The step of inserting the interior components 26 follows the step D of painting the vehicle body 12. Since the roof 17, supported on the pillars 18 defines the opening 22, the next step of the method 10 includes inserting the interior components 26 through the opening 22 in the roof 17 and securing the components 26 to the interior of the vehicle body 12. The step E includes inserting seats 28 through the roof opening 22 wherein the seats 28 are mounted to a bottom of the vehicle chassis 24. When the seats 28 are installed the next step F includes inserting an instrument panel 30 through the roof opening 22 upon completion of which pedal assembly 32 is inserted through the roof opening 22 and installed inside the vehicle body 12 in the step G. When the pedal assembly 32 had been installed the next step H includes inserting of a side lining 34 followed by the step I including inserting floor mats 36 through the roof opening 22.
The next step J of the method 10 includes placing the roof panel, generally shown at 38, onto the roof opening 22 of the vehicle 12. The roof panel 38 is formed from injection molded organic polymeric material. The roof panel 38 includes outer 40 and inner 42 skins of the panel 38, and a reinforcing layer 44 that comprises foamed plastic, glass fibers, minerals, aramid fibers, or combination thereof. The reinforcing layer 44 is sandwiched between the outer 40 and inner 42 skins of the roof panel 38. In the alternative embodiment the roof panel 38 may be fabricated as a solid, non-reinforced with foamed plastic, glass fibers, minerals, aramid fibers, or combination thereof, plastic body.
The roof panel 38 comprises at least one or more reinforcing ribs, generally shown at 46, adjacent and spaced from one another and extending integrally from the inner skin 42 longitudinally between front 48 and rear 50 ends of the roof panel 38. The rib 46 is tapered towards the rib's distal end 52 to form a difference between the width of the roof panel 38 and the width of the rib 46 that provides for easy ejection of the roof panel 38 from the mold 54. Based on the size of the vehicle, the roof panel 38 may comprise no ribs 46.
There are several alternatives to mold the roof panel 38 for the vehicle. The first embodiment the roof panel 38 is received by injecting a heated organic polymeric material under pressure into a mold, generally indicated at 54. In the alternative embodiment a gas injection molding may be used. In that embodiment, N2 gas or chemical blowing agents combined with plastic pellets are injected into a cavity 56 of the mold 54 wherein the cavity 56 is not completely filled with heated organic polymeric material. The material will be pushed along entire inner surface of the cavity 56 and will be packed thereon by N2 gas or chemical blowing agents supplied from the inside of the mold 54. The gas injection may also form plastic parts having a cavity 58 or hollow portion 58 therein to reduce sink marks and provide Class A finish of the outer skin 40 of the roof panel 38.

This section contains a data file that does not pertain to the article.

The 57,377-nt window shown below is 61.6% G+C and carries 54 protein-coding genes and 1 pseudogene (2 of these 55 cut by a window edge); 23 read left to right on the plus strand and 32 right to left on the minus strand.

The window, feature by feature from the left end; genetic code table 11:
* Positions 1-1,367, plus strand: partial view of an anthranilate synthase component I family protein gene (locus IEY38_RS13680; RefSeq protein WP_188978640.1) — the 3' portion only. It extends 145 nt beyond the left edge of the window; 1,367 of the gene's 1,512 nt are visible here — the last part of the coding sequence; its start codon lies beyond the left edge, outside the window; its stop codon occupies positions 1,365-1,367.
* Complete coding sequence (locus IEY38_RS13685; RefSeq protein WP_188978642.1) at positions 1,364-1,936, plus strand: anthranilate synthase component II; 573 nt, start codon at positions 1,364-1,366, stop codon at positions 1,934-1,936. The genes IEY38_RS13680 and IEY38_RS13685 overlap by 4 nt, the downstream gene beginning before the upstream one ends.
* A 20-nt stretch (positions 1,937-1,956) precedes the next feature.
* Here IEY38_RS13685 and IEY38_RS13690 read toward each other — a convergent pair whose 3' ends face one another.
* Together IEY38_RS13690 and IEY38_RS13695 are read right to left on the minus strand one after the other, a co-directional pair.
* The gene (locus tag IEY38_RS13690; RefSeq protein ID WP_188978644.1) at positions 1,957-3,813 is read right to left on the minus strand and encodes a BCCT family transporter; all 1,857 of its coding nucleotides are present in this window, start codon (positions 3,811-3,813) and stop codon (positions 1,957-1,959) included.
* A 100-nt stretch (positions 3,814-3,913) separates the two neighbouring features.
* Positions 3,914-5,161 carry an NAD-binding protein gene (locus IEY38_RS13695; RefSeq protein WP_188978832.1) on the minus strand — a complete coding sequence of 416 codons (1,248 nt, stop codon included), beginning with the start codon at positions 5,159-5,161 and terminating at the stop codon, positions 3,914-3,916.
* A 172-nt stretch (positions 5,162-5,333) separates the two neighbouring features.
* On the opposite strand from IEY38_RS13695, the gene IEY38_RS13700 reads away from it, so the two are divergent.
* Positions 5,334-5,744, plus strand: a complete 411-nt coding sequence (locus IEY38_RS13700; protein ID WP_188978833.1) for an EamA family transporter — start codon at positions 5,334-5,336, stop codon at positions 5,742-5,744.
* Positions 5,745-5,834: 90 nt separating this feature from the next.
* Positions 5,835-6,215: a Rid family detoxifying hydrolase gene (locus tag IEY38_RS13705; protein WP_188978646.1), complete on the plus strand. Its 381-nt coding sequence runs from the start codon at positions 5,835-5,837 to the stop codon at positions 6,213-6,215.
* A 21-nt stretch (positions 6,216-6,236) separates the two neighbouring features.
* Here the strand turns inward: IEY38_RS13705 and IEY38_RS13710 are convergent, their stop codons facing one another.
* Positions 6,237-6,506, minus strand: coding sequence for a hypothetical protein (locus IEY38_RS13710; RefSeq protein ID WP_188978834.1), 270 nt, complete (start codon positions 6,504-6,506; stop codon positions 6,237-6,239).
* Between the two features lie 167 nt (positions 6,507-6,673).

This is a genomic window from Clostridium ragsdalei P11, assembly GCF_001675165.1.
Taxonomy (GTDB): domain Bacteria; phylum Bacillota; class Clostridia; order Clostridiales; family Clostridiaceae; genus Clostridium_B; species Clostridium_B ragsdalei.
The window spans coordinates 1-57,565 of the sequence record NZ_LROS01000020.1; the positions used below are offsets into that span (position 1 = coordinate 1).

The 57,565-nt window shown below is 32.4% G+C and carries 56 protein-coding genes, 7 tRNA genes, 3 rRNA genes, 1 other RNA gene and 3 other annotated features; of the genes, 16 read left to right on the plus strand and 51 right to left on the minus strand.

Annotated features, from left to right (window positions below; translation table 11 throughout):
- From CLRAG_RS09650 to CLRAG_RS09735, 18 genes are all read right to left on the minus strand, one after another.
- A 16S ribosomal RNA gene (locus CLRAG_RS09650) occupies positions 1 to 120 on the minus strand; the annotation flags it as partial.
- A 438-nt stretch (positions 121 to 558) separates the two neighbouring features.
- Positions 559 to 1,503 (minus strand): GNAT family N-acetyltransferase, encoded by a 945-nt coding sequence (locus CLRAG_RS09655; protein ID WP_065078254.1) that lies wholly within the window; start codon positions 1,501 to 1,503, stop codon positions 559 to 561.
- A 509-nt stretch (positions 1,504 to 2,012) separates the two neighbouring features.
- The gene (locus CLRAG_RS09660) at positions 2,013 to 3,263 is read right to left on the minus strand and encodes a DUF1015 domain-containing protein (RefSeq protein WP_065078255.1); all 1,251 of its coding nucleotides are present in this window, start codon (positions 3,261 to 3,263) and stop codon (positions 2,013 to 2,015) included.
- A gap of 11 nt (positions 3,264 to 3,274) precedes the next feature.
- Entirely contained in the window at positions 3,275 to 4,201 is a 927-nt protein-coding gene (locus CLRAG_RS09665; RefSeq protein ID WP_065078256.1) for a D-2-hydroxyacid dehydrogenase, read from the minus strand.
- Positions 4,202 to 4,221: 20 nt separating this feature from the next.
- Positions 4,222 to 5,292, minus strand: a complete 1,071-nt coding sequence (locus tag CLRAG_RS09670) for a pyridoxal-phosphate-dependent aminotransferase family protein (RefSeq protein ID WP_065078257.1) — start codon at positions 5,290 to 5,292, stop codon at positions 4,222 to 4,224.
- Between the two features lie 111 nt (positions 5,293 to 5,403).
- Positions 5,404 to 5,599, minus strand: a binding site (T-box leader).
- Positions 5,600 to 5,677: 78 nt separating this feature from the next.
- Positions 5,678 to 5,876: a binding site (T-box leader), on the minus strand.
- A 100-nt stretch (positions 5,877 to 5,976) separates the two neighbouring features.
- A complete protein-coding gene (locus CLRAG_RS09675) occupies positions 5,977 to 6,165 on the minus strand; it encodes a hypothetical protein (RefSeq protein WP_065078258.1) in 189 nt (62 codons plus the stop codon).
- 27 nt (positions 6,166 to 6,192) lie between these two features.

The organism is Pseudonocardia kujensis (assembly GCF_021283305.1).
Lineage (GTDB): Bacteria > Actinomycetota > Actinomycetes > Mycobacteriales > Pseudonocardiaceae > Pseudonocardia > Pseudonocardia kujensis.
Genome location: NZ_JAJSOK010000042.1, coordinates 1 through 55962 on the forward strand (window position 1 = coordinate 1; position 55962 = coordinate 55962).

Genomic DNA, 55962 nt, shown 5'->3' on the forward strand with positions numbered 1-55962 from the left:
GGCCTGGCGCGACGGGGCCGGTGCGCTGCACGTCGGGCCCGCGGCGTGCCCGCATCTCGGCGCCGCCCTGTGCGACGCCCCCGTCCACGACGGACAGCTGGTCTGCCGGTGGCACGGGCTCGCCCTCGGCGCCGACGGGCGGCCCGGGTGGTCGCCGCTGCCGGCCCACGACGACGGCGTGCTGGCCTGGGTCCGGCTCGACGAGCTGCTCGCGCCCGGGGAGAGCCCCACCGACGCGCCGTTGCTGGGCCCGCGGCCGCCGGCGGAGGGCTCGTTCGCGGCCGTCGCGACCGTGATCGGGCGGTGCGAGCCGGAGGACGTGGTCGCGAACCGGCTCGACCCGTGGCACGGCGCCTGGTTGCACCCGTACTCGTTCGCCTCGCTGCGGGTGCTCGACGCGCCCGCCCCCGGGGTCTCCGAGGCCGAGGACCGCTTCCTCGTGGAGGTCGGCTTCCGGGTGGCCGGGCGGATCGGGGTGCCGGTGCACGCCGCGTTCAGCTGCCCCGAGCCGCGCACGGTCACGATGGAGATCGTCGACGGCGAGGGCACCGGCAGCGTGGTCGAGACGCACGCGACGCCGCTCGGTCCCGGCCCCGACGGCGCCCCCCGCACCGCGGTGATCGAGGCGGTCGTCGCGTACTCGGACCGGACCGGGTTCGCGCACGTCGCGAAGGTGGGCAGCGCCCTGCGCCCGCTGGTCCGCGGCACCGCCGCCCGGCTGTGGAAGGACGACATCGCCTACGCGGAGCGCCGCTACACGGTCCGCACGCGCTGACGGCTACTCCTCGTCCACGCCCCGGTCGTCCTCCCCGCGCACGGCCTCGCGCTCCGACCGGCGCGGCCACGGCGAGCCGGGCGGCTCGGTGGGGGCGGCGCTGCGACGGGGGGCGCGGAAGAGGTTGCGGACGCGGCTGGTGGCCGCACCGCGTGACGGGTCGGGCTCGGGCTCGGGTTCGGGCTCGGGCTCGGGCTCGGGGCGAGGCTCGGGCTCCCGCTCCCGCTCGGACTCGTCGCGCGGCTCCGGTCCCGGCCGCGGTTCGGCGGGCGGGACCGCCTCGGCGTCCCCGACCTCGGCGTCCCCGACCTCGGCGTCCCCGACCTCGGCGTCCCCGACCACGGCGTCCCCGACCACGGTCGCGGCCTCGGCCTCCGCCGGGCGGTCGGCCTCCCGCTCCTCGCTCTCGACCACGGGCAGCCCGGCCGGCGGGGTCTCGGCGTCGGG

The method 10 of the present invention comprises several alternative embodiments to receive a colored appearance of the roof panel 38. One embodiment comprises the step of adding a dye or pigment to the organic polymeric material before injecting the material into the mold 54 for achieving a colored appearance of the roof panel 38.
Another alternative embodiment includes in-mold painting, shown in
In the other alternative embodiment a paint is applied directly to the outer 40 and inner 42 skins of already molded roof panel 38 wherein the roof panel 38 with the paint applied thereon is cured.
When the roof panel 38 is cooled a plurality of interior and exterior components are attached onto the roof panel 38 prior to placing the roof panel 38 on the roof 17. The interior components include clocks, radios, speakers, antenna farms 64, decorative lining 66, headliners and etc. The exterior components include roof racks 68, skid racks, sun roof, and the like.
The advantages of the present invention can be readily appreciated by comparing the method of assembling the vehicle of the present invention with the method of assembling the vehicles currently used in the automotive industry that tends to be labor intensive, cost effective and uncomfortable because all interior components including the seats, the instrument panel, the pedal assembly, the interior lining, the floor mats, clocks, radios, speakers, antenna farms, decorative lining, headliners and etc. are installed through the door opening before the vehicle is ready to leave the assembly line.
Obviously, many modifications and variations of the present invention are possible in light of the above teachings. The invention may be practiced otherwise than as specifically described within the scope of the appended claims. In addition, the reference numerals in the claims are merely for convenience and are not to be read in any way as limiting.
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|U.S. Classification||29/458, 29/791, 29/430, 29/783, 29/460|
|International Classification||B62D65/06, B62D65/04, B62D65/14|
|Cooperative Classification||B62D65/04, Y10T29/49885, Y10T29/49888, B62D65/06, Y10T29/534, B62D65/14, Y10T29/49826, Y10T29/53365, Y10T29/49829|
|European Classification||B62D65/14, B62D65/06, B62D65/04|
|Apr 14, 2005||AS||Assignment|
Owner name: MATHSON INDUSTRIES, MICHIGAN
Free format text: ASSIGNMENT OF ASSIGNORS INTEREST;ASSIGNOR:MATHEW, BONEY A.;REEL/FRAME:016466/0261
Effective date: 20050113
|Feb 23, 2006||AS||Assignment|
Owner name: MASTROMATTEO, RICHARD, MASSACHUSETTS
Free format text: SECURITY AGREEMENT;ASSIGNOR:MATHEW, BONEY A.;REEL/FRAME:017205/0724
Effective date: 20031024
|Aug 28, 2006||AS||Assignment|
Owner name: MATHEW, BONEY A., MICHIGAN
Free format text: RELEASE BY SECURED PARTY;ASSIGNOR:MASTROMATTEO, RICHARD;REEL/FRAME:018177/0931
Effective date: 20060825
|Dec 29, 2008||FPAY||Fee payment|
Year of fee payment: 4
|Mar 4, 2013||REMI||Maintenance fee reminder mailed|
|Jul 19, 2013||LAPS||Lapse for failure to pay maintenance fees|
|Sep 10, 2013||FP||Expired due to failure to pay maintenance fee|
Effective date: 20130719